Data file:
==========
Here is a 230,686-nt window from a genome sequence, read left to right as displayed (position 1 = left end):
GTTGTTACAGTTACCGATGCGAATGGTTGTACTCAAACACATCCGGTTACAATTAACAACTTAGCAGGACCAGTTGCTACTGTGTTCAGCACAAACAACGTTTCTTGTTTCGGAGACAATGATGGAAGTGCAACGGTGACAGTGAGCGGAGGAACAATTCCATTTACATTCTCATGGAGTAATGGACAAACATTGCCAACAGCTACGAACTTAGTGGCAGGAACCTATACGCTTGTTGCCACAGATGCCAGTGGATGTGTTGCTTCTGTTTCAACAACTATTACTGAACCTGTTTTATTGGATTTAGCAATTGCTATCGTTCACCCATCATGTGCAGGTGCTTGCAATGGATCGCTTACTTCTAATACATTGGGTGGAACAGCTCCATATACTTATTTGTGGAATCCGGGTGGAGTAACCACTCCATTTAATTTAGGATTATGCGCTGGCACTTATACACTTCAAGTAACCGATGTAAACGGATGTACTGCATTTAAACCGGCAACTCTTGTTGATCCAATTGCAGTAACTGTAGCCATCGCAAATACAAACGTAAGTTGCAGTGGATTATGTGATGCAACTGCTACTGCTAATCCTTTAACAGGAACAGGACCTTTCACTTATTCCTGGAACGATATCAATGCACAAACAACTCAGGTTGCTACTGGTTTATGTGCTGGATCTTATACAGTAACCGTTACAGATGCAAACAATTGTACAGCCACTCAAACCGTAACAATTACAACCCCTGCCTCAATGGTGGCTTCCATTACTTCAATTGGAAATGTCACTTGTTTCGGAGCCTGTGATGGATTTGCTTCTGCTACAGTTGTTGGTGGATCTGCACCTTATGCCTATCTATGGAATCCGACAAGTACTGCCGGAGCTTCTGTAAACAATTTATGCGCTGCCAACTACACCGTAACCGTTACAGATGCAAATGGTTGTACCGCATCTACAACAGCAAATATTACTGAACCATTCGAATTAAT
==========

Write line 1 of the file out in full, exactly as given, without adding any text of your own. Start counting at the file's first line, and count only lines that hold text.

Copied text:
Here is a 230,686-nt window from a genome sequence, read left to right as displayed (position 1 = left end):